Flying the friendly skies might actually become more than a slogan. Just give it two decades.
If you can handle the wait, a ride on the likes of a Boeing 737 will get slightly faster and a whole lot quieter and cleaner by the mid-2030s, according to NASA.
The American space agency gave reporters a glimpse of the future of commercial air travel from inside a wind tunnel last week at NASA's Ames Research Center in Silicon Valley. An all-white, windowless, 4-foot-long model plane with higher-than-usual wings was suspended in the tunnel where just last month NASA first began testing its design in winds exceeding the speed of sound.
"This particular airplane...could knock the socks off of a Boeing 737," said NASA's Nateri Madavan, a project manager at Ames overseeing the plane's design. "It will cut fuel use by more than 50 percent. It will cut emissions by more than 80 percent. It'll cut noise by a factor of six. It's truly a revolutionary airplane."
NASA may be the agency in charge of sending us into space, but it also has very earthly concerns. The 58-year-old program is gearing up to land humans on Mars in the 2030s, but it's also focused on upgrading the commercial jet for the 21st century -- and doing so before anyone else.
"We might just help to save our planet," NASA chief administrator Charles Bolden told reporters in a cavernous room just outside a wind tunnel.
Two facts have NASA seeing green these days.
The space agency expects that twice as many people will be hopping on airplanes by 2030. That means more fuel consumption and more carbon emissions, unless planes get an upgrade.
There is also a lot of money on the line. Rising demand for new commercial planes has been a boon for US-based Boeing and Europe-based Airbus Group in recent years. In fact, even as orders for military planes faltered in 2014, Airbus saw a nearly 60 percent jump in profit that year because of strong demand for passenger jets.
Beyond traditional competitors like Airbus, said Madavan, "we face newcomers like China and Japan who are chomping on the bit for a piece of this market."
So NASA wants to tip the scales of the global jet race toward the US.
Beginning in 2009, the $19 billion-a-year federal agency threw its weight behind ways to create leaner and greener passenger jets. Along the way, it partnered with US airplane and engine makers, universities and other government agencies to create several models that have reimagined the basic design of the commercial jetliner as we know it.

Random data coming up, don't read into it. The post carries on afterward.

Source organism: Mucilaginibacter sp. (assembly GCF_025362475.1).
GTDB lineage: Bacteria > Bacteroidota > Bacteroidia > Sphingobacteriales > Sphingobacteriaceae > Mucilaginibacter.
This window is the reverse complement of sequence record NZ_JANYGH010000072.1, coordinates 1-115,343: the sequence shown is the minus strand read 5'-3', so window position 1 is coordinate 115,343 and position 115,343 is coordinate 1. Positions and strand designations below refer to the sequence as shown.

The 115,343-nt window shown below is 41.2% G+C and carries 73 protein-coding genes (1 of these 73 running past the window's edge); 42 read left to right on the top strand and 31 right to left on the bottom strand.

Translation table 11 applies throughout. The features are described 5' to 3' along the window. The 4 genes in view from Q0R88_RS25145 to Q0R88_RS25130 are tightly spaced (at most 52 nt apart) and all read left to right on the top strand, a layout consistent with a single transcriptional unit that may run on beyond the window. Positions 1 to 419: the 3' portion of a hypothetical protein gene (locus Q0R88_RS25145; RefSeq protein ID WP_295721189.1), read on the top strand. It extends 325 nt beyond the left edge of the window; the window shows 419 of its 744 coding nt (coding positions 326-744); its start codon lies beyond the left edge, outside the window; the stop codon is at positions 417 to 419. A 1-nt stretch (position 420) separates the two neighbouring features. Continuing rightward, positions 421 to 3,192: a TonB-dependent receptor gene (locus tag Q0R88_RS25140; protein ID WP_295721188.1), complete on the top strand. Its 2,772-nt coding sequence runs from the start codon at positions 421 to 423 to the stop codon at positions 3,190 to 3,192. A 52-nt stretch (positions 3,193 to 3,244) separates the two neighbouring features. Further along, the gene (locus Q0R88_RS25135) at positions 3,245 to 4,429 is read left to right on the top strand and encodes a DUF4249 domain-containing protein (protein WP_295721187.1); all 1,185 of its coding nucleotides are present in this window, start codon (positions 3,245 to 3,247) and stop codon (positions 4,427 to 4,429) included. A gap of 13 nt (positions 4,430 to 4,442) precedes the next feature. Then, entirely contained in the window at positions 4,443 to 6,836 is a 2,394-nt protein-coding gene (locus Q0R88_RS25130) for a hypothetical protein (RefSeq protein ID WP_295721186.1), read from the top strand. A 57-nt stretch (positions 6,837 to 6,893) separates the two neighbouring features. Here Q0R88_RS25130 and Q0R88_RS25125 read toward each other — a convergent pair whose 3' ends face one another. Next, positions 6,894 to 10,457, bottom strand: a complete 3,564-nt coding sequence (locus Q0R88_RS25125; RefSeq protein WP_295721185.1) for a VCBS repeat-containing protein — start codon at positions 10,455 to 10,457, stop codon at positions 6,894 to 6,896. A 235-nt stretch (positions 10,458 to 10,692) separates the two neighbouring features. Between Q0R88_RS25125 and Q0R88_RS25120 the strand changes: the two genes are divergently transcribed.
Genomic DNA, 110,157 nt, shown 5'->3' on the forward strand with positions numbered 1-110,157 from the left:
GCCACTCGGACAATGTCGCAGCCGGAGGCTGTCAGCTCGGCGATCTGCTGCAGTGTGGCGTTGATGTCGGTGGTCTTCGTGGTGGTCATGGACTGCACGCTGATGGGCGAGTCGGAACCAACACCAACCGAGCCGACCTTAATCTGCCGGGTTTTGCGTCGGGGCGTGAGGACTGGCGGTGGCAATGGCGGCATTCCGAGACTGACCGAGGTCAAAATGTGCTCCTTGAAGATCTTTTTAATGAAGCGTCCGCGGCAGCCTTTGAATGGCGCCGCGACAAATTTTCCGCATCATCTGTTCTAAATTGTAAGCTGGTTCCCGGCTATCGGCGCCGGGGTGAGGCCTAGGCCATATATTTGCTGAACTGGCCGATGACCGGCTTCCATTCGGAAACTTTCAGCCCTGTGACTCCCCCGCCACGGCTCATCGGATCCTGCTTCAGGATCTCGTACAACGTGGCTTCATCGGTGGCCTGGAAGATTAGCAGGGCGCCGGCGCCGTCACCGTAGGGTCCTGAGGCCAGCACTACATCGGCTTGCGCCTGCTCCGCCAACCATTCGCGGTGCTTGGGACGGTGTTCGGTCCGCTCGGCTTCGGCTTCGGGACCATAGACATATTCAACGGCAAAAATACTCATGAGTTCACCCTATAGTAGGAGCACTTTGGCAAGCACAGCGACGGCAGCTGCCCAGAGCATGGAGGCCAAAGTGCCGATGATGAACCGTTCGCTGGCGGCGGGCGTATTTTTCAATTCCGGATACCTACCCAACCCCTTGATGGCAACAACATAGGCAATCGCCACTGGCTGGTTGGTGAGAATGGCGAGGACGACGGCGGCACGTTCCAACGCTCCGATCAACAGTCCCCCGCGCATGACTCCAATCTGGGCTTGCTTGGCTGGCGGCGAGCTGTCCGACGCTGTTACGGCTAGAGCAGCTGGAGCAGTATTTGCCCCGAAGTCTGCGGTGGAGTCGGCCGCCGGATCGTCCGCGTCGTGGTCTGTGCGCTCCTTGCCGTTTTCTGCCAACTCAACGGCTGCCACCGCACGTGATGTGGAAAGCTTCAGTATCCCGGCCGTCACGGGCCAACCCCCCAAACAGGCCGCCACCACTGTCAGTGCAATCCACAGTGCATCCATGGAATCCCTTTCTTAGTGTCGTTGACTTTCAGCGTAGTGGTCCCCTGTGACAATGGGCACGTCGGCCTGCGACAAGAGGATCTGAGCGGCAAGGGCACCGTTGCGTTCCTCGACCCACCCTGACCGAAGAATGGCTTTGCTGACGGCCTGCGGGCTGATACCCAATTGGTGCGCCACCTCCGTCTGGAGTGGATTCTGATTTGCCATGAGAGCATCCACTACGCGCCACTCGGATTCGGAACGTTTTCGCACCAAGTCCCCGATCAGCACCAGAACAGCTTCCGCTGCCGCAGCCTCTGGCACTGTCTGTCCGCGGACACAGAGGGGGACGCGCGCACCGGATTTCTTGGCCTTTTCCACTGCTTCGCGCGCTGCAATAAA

NASA has focused in particular on overcoming the thunder-like sonic booms created by planes exceeding the speed of sound. Fixing that problem, the agency believes, could make supersonic commercial jets a viable option. Then, noise-sensitive airports might welcome supersonic planes like the Concorde rather than ban them.
The design unveiled February 18 came from a group led by Boeing as part of an effort dubbed SUGAR, or Subsonic Ultra Green Aircraft Research.
General Electric and the US Air Force are also part of the group, which deliberately set out to create a plane to replace the 737 that has been continuously manufactured by Boeing since its debut in 1967.
NASA's future 737 replacement achieves the efficiency and quiet that eludes current models by using longer, narrower wings. Those changes also make the plane look more like high-winged, small personal aircraft such as Cessna 172 or Piper Cub than like the sleek, low-winged commercial jets people are used to.
To support the longer wingspan, the model plane uses struts, or trusses, connecting the underbelly of the plane to the wings. Hence, NASA's name for the concept is the truss-braced wing.
Madavan said the plane in its current configuration could travel at three-quarters the speed of sound, or about 576 miles per hour. That's about how fast the 737 travels today. But Madavan expects the redesigned plane could travel even faster, reaching 652 miles per hour, or about 85 percent of the speed of sound.
There's a lot more to be done before we're traveling inside NASA's vision for friendlier skies. Its model plane doesn't have windows, and the twin engines are still far from being built, according to Madavan.
But NASA's chief administrator thinks his agency can deliver.
"If all this sounds like science fiction," Bolden said, "the people at NASA turn science fiction into fact."